The Basics - Part 3
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Eta Theta Iota Kappa Gamma Beta Alpha Delta Epsilon Zeta

Creating a Communicator (continued)... The Hero Treatment

This category is last because it pertains to only two:  Alpha and Beta.  For close-up shots, it's usual for a production to have some props made with extra-fine detail.  In a sci fi show today, that might mean blinking LEDs or a servo-driven whirly-gig.  However, back in 1966, things were a bit more primitive.  In those two comms, Wah created motion in the moiré field by rotating an Edmumd Scientific #4 pattern beneath a transparent #4 stationary above it.  He accomplished this rotation via the only way available to him then - a stopwatch.

And with the wonderful discovery of Alpha, we now know exactly how Wah made it all work.

Star Trek TOS original "Alpha" hero communicator prop stopwatch -

Hero Parts

Simply, the second-hand axle of a 1-15/16" diameter 30-second stopwatch (front crystal and back cover plate removed) was fastened to a radial moiré pattern printed on cardstock.  To control the watch, a 7/32" diameter brass tube was attached to the start-stop-rewind knob via a length of rubber hose.  That brass tube extended beyond the bottom shell through a hole cut in its front edge just under the midplate.  The tube needed to be long enough to let a fingertip push it in to start (pulling out is not needed, since a second push stops and the third push [needlessly] resets it).  Since there is, however, not enough exposed shaft to grab and rewind, the tube also functioned as a guide for an inserted flat-head screwdriver to catch a tiny brass peg soldered inside the tube at the front opening.  The entire stopwatch/rod assembly was then hot-glued into place to the upper shell.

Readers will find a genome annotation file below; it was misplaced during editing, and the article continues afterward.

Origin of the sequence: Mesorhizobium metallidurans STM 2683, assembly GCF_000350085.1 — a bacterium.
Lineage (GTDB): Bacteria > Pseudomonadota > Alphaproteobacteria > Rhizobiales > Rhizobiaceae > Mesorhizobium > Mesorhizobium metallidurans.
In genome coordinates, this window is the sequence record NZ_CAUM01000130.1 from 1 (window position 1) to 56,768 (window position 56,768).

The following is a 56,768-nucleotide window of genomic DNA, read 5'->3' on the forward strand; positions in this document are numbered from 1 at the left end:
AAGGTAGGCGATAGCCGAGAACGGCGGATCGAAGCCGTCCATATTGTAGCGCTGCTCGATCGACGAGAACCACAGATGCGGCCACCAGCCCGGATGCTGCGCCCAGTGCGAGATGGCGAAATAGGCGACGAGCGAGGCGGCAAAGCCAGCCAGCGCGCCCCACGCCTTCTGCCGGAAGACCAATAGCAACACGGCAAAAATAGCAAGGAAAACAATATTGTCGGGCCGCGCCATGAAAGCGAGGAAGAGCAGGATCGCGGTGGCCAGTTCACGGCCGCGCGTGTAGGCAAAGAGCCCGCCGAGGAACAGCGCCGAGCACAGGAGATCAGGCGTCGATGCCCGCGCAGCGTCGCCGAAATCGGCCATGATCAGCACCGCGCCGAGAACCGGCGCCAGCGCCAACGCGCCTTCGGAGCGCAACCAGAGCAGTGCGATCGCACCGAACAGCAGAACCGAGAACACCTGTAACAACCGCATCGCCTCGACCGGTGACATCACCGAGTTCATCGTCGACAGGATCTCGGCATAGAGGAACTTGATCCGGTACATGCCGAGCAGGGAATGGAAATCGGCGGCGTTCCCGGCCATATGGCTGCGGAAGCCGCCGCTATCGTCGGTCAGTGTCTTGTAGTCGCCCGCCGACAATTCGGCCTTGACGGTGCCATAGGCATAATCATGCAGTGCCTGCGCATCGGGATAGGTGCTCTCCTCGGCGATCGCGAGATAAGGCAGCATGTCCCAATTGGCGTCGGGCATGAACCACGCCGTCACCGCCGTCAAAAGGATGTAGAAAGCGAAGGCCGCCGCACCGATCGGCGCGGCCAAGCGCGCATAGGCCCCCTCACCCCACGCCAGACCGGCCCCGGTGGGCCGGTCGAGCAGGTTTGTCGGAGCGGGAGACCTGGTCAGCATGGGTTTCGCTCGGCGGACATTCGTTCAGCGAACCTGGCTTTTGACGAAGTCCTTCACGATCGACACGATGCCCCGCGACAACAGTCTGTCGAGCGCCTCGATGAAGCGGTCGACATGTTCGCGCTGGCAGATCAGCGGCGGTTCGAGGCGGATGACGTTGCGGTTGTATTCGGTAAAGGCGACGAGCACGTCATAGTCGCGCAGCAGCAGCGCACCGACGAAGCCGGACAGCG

Myth:  Both heroes used 30-second stopwatches.  Truth:  Yes, they did.  Of course the one in Alpha has been confirmed visually, but what about in Beta, especially when the only clip of its motion ("The Day of the Dove") is so very short? The most assured way is through knowing a 30-second mechanical stopwatch moves (ratchets) 10 times per second, whereas a 60-second stopwatch ratchets at 5 per second.  Since a DVD displays 24 frames per second, the moiré pattern would move or change every 2 to 3 frames if driven by a 30-second, but only every 5 DVD frames if driven by a 60-second.  In both heroes, we clearly observe in screencaps the pattern change every 2 to 3 frames, indicating with absolute certainty a 30-second stopwatch.

How the top and bottom moiré layers got cut and installed makes a big difference in how they appeared in operation.  First, the farther apart the patterns' centers are, the more and thinner will be the "spider" arcs, plus they'll grow/shrink at a slower pace.  The closer the centers, the fewer, wider and faster the arcs whip around.  Also when the bottom spinning layer is off-center against a top transparent layer that is centered, the "spider" arcs grow and shrink plus the whole pattern rotates in tandem with the stopwatch.  This is what we see in Alpha.  If, however, those two things are swapped - where the bottom layer is centered and it's the top that is off-center - the arcs will grow and shrink but the whole pattern pretty much stays in the same orientation.  This is closer to how Beta was built. 

    0 Seconds 7.5 Seconds 15 Seconds 22.5 Seconds  

Myth:  The heroes had lights under the jewels.  Truth:  Though not a common misconception, it has been raised before.  No, none of the comms had any lights inside.  A battery and switch would have been impossible to fit in the heroes with the space requirements of the stopwatch, and also render dismal results given the brightness of an old-fashion wheat grain bulb vs. studio lights.  Any flash of light or color seen from a jewel is just that - a momentary reflection or refraction from a mirror-backed rhinestone facet.  Curiously, though, there is evidence to suggest Wah considered lighting the middle red jewel in Zeta, given some of the odd features there, but he did not carry that through.

All told, we see an open hero up close exactly seven times, and in only three is the moving moiré pattern visible. They are shown here in their order of filming:

Dagger of the Mind Friday's Child Patterns of Force Omega Glory Elaan of Troyius For the World is Hollow and I have Touched the Sky Day of the Dove
(1-Dagger of the Mind, 2-Friday's Child, 3-Patterns of Force, 4-The Omega Glory, 5-Elaan of Troyius, 6-For the World is Hollow...Sky, 7-Day of the Dove)

And speaking of communicators in motion, that segues nicely into...


Screencaps of Star Trek TOS communicator props in action